- Regular smaller bursts of exercise each day are better than one long session a day.
- Lifting heavier weights are better – if you can lift a weight for 10 repetitions comfortably then the weight is too light to be osteogenic.
- Lifting weights quickly may be more beneficial than slowly (there is some controversy about this).
- Rapid short bursts of movement such as jumping or skipping are more beneficial than slow ones. You may need to address any pelvic floor issues before taking up these higher impact activities.
- Variety is important – change of direction, altering sequencing, avoiding routine is important and maximizes the physiological effects of exercise.
- For those with suboptimal pelvic floor strength or those who have had a fragility fracture – you will need to be guided by your doctor or physio as high impact exercise may be contraindicated and you will need a graduated resistance training program.
- For more information visit Osteoporosis Australia.
The Age Factor
When we are young we tend to be more physically active and this level of activity declines as we age. Knee and hip pain in older individuals will often inhibit exercise and it becomes a real struggle to maintain bone density and independence.
Did you know that more than 80% of joint stability comes from the surrounding muscles?
Yet the usual response to pain is to avoid using these muscles with the outcome being further instability, uncontrolled shearing forces and further damage to the joint.
Exercise is of vital importance as we age to reduce loss of muscle function and bone and reduce overall loss of function and risk of injury from falls etc. In 2012 the estimated incidence of osteoporosis (most likely underestimated and didn’t include osteopenia) was 25% of women over 50 and 6% of men over 50.
The Osteoporatic Spine
With low bone mass we need to think about precautions when exercising. Forced movements into flexion (bending forward), side bending and rotation can place excessive anterior loads on the fragile vertebrae resulting in ‘squashing the bone’ or a ‘wedge fracture’. Wedge fractures tend to occur at the front of the spine. Compression fractures can occur when lifting heavy weights, even carrying a lot of body fat. The downward pressure causes the fragile vertebrae to flatten.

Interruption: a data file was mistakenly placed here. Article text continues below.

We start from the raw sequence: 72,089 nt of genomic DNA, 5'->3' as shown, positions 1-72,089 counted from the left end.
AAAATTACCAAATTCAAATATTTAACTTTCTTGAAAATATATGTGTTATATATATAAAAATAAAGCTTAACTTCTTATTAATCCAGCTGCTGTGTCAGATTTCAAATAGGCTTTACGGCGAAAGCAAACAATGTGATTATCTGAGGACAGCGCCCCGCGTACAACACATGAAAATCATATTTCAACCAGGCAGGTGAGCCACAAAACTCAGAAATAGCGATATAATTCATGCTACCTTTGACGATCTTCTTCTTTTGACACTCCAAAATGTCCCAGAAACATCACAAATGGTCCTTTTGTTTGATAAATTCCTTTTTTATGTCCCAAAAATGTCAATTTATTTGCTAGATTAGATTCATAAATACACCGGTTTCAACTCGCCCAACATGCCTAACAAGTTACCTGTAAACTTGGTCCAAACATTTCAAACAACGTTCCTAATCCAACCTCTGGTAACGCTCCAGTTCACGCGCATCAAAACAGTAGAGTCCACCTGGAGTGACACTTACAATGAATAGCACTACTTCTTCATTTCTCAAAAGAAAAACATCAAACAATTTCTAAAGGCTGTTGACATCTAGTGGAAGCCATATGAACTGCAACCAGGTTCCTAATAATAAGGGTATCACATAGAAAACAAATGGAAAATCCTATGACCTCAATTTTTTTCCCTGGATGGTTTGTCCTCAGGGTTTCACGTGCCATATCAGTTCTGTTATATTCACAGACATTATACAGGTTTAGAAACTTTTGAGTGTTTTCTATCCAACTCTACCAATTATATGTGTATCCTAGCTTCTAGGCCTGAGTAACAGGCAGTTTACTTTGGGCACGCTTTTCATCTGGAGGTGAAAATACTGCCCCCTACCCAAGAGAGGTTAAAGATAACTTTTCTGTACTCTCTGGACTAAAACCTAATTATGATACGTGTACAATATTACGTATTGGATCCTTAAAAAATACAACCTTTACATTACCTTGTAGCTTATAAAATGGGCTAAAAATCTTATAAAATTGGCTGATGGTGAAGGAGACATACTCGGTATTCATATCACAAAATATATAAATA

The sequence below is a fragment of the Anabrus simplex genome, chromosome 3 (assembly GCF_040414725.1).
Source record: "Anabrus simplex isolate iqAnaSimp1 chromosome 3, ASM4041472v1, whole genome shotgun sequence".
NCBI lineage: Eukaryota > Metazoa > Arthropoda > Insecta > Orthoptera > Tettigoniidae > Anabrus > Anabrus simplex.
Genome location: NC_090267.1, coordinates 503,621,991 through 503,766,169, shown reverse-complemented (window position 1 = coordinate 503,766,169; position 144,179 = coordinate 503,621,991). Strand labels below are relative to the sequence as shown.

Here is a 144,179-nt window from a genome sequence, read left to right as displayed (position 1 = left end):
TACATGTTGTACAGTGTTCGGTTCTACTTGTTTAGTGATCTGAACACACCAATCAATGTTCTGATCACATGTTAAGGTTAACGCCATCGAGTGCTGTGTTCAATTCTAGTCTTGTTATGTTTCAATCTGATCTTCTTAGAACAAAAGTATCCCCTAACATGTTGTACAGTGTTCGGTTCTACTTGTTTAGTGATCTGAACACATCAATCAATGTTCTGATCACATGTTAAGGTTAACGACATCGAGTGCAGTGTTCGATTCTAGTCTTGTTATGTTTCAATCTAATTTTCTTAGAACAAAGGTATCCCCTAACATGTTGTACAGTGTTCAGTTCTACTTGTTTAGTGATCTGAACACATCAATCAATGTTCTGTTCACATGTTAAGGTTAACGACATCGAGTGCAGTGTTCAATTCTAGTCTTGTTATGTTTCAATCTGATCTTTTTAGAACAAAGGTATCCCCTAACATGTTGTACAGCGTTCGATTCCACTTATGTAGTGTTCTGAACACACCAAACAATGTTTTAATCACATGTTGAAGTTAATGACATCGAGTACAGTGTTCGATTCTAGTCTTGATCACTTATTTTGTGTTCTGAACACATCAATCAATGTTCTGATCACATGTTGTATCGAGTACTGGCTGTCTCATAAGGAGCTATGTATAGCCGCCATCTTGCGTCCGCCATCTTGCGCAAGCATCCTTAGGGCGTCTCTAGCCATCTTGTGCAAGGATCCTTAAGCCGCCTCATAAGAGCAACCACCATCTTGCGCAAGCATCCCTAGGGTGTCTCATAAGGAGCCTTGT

The Vertebral bodies most at risk are T6, 7 and 8 – right between the shoulder blades. These vertebra are most at risk with flexion such as toe touches, crunches etc. Such exercises can be very dangerous if not done in a very careful way. That’s where Clinical Pilates can help. In clinical Pilates exercises are modified and varied according to pathology. Touching toes forcefully is not a good idea without good muscular control and lengthening the spine in the process. Clinical Pilates emphasizes controlled extension activities.
Osteoporosis is often called the silent disease because fragility fractures can happen over time in the spine and may not be detected – or detected incidentally when a more serious fracture such as a hip fracture occurs.
Once one vertebrae changes shape into a wedge – the following cascade effect occurs.
- Progression of a kyphotic (rounded) spine.
- Reduced height, stiffer rib cage and reduced volume of breath.
- Reduced appetite and discomfort in the abdomen.
- Poor elimination – constipation.
- Poor neck posture resulting in neck tension and headaches.
- Shoulder problems due the change in position of the bones that form the shoulder joint and abnormal loading of the supportive muscles all resulting in shoulder pain and impingement.
Good Balance Reduces the Risk of Falls
Apart from appropriate strength training for healthy bones it is also important to improve your balance to minimize your risk of falling and sustaining a fracture.
If you are unable to stand on one leg for 10 seconds or more – lightly touch a wall or bench and gradually withdraw this assistance as able.
Once you can balance unsupported for 30 seconds or more close your eyes and repeat the exercise until you can balance for over 10 seconds.
Gradually progress to more challenging balancing exercises with guidance from your physiotherapist. Balance exercises can be done incidentally throughout the day for example, when cleaning your teeth, waiting for the kettle to boil, or while talking on the telephone.
Maintain the Correct Posture
Good erect posture can minimise the effect of gravity on your spine.
We all tend to slouch at times particularly with a more sedentary lifestyle. This leads to postural changes such as; rounded shoulders, poke chin, sway back and rounding of the spine. These changes cause our centre of gravity to move forward resulting in more compressive loads on the spine, shoulders and head due to gravity. This increased compressive load can be enough to cause wedge fractures of the thoracic spine. There are many exercises that, over time, can realign your spine and restore healthy posture.
Exercises that work your spine in extension should be a part of your healthy bones routine.